The authors of this book have a complete bias. This is a book with an agenda. A view of the authors, from pages 110-111 "People's freedom to order life as they please..., to have as many children as they want, to acquire things, to consume fuel on a pleasure trip--will be controlled... These values will die hard, especially the choice of freedom... But these changes must occur or we will perish." The Bibliography of this book has multiple spelling errors including errors that make tracking down references difficult. It makes references that are incorrect and adds additional points to references. Example: on page 86 the book references (Knickerbocker 2006) with 4 bullet points, the first of the four is not listed in either of the two articles that this may reference. This book is used in a Chemeketa Community College class SOC 206 (Social Problems). I cannot believe that this class is being taught with this book. I have not finished this book and I have only checked a limited amount of the references. But the majority of the ones I have checked have grammatical errors and have been from other sites with the same agenda.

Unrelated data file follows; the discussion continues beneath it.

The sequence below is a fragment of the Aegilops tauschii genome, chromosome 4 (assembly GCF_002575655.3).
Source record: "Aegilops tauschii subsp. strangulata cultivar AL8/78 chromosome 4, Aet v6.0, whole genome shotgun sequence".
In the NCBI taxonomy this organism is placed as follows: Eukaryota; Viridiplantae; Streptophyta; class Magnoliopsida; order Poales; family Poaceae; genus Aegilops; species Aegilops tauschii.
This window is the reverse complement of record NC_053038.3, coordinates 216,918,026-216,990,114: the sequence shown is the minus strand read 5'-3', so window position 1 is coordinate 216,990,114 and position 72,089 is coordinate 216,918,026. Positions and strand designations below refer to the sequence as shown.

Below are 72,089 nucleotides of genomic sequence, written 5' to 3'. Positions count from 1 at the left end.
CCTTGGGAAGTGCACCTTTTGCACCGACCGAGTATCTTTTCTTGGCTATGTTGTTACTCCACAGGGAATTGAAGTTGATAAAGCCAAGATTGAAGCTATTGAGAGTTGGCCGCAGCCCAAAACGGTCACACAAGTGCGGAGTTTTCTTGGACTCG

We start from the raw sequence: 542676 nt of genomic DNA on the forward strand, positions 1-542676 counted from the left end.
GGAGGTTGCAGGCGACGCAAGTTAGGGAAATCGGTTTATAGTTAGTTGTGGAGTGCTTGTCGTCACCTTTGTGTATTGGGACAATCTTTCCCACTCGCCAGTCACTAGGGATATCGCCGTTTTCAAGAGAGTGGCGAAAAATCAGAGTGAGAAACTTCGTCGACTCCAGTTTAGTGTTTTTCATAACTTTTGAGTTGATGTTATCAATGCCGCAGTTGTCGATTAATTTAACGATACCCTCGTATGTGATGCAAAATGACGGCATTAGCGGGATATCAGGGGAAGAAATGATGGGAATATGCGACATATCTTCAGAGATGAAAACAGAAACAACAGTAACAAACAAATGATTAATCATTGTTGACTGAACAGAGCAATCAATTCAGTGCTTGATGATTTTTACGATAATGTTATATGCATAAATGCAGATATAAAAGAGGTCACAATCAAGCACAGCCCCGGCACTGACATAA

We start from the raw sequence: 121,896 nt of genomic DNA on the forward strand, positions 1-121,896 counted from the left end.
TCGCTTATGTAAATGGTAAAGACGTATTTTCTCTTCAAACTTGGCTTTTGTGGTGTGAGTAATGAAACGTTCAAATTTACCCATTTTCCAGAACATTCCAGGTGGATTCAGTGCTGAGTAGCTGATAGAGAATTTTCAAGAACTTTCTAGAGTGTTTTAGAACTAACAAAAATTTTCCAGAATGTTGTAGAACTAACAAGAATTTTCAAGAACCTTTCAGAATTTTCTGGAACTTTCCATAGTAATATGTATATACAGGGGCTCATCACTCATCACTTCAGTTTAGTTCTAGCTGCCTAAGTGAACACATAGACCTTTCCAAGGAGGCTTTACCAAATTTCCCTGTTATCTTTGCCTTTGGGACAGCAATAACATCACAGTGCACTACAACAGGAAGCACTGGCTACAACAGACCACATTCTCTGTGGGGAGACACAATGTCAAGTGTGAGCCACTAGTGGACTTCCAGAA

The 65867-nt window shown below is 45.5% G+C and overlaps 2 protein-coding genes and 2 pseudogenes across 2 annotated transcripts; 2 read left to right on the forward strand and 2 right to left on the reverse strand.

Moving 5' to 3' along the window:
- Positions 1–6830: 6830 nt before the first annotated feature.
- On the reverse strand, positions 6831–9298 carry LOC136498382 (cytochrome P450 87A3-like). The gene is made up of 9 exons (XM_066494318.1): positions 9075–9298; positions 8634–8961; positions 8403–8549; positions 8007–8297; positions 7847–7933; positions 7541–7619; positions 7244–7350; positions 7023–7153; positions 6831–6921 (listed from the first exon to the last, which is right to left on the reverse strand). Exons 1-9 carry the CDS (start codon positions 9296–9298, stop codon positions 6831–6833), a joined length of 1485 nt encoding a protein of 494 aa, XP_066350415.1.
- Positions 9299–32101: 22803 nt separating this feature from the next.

An absolute shame that so much paper was wasted to print this book. It is mandatory reading for Social Problems at Columbia Basin Community in Washington State, and it is simply propaganda. The "facts" are disputable, the opinions are rampant, and there are no alternative viewpoints. If your class requires this book, drop the class, no class should use it, ever. I finished the course I had, but my teacher was far less biased than the authors of this book, and if you can't be positive that your teacher will be the same, I'm telling you, drop the class. This book is a bad indication of what your teacher likely thinks, and there is no way that a college student, no matter how liberal, will agree with everything pushed by this book.